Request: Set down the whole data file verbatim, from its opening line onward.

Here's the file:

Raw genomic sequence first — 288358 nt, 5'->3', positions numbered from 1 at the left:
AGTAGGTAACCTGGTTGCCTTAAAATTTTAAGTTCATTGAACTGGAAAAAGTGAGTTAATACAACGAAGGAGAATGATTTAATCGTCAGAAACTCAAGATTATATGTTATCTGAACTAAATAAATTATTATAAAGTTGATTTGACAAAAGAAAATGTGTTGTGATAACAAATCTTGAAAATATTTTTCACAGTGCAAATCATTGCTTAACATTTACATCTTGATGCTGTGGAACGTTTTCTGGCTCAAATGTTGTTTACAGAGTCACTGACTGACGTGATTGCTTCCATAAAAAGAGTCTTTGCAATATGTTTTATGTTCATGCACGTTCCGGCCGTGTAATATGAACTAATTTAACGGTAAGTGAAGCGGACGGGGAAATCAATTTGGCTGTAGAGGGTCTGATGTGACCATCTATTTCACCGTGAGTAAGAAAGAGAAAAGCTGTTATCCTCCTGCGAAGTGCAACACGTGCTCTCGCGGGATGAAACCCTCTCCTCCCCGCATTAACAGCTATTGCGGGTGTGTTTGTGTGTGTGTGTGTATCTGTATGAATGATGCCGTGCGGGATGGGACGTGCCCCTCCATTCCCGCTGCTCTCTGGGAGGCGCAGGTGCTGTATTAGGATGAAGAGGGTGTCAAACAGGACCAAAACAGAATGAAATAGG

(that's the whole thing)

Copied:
Raw genomic sequence first — 288358 nt, 5'->3', positions numbered from 1 at the left:
AGTAGGTAACCTGGTTGCCTTAAAATTTTAAGTTCATTGAACTGGAAAAAGTGAGTTAATACAACGAAGGAGAATGATTTAATCGTCAGAAACTCAAGATTATATGTTATCTGAACTAAATAAATTATTATAAAGTTGATTTGACAAAAGAAAATGTGTTGTGATAACAAATCTTGAAAATATTTTTCACAGTGCAAATCATTGCTTAACATTTACATCTTGATGCTGTGGAACGTTTTCTGGCTCAAATGTTGTTTACAGAGTCACTGACTGACGTGATTGCTTCCATAAAAAGAGTCTTTGCAATATGTTTTATGTTCATGCACGTTCCGGCCGTGTAATATGAACTAATTTAACGGTAAGTGAAGCGGACGGGGAAATCAATTTGGCTGTAGAGGGTCTGATGTGACCATCTATTTCACCGTGAGTAAGAAAGAGAAAAGCTGTTATCCTCCTGCGAAGTGCAACACGTGCTCTCGCGGGATGAAACCCTCTCCTCCCCGCATTAACAGCTATTGCGGGTGTGTTTGTGTGTGTGTGTGTATCTGTATGAATGATGCCGTGCGGGATGGGACGTGCCCCTCCATTCCCGCTGCTCTCTGGGAGGCGCAGGTGCTGTATTAGGATGAAGAGGGTGTCAAACAGGACCAAAACAGAATGAAATAGG